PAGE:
Utilities whose businesses span rural and urban terrain can gain when they support the rollout of electric vehicle charging networks. This memo sets a framework for Maine's utility to meet policy objectives and secure market position.
As New England states progress towards decarbonization goals, the electricity spot market will see offers from solar and wind generators that incur no marginal cost. That can harm reliability and put some operators hastily out of business. To retain existing resources and the stability they bring, we need to set...
On January 25, the New York Times dug into plans by General Motors, Toyota and Ford to build and operate factories for electric vehicles and their batteries in the United States' manufacturing corridor.
Battery storage systems and virtual power plants offer an opportunity for individual ratepayers to improve energy reliability and contribute to Maine’s clean energy goals. Maine has several options for protecting and incentivizing ratepayers, especially low-income ratepayers, to own battery storage systems and join virtual power plant programs.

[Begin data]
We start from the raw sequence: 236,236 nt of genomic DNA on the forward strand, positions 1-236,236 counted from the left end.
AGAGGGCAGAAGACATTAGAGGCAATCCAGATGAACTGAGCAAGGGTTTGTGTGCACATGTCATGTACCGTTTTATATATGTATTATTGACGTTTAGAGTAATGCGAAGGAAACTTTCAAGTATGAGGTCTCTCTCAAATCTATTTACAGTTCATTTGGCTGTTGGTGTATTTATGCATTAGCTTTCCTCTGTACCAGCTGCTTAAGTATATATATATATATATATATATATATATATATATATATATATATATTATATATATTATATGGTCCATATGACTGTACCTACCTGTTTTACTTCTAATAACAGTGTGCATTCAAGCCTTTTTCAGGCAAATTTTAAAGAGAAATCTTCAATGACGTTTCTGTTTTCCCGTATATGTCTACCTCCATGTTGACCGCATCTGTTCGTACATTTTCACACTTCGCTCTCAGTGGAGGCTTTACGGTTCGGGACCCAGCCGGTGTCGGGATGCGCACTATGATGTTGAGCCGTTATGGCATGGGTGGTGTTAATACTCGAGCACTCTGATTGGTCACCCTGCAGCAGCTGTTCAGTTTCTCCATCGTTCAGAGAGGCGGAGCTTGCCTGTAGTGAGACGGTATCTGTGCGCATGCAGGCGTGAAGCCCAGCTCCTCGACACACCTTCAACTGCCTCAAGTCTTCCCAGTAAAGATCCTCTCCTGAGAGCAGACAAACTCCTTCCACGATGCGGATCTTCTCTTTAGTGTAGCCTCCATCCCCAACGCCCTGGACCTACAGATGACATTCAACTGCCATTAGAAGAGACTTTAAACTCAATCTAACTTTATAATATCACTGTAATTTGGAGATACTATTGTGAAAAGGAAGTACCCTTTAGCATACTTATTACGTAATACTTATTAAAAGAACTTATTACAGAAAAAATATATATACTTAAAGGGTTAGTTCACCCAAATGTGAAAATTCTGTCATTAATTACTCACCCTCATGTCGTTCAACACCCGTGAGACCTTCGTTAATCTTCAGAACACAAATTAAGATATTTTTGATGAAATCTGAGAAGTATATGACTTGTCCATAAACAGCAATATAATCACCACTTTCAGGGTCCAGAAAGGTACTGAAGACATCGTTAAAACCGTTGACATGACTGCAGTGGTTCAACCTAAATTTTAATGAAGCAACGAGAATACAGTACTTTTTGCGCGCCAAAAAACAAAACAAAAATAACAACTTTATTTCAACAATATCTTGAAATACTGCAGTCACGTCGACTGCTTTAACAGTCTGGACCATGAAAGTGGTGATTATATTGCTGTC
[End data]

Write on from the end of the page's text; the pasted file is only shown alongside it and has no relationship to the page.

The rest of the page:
Maine’s renewable energy landscape is poised for big changes. Legislation passed into law in June establishes greenhouse gas emission reduction targets and an ambitious renewable portfolio standard. In this interview, Dylan Voorhees, climate and clean energy director of the Natural Resources Council of Maine, explains what the new laws mean...
On June 26th, Governor Janet Mills signed new legislation to broaden customer access to net metering (known in Maine as net energy billing) and to promote distributed energy generation, including through competitive procurements for long-term contracts with the state’s transmission and distribution utilities.
The city's municipal utility, the Tennessee Valley Authority's largest customer, has launched a study to explore whether it can save money by breaking away from TVA, possibly by developing or buying renewable energy sources like solar and wind.
In January 2019, the District of Columbia passed the most ambitious clean energy legislation in the nation. However, local climate activists say the hard work is just beginning — they want to know who will lead the DC
and whether the law will benefit the least-privileged residents of the District.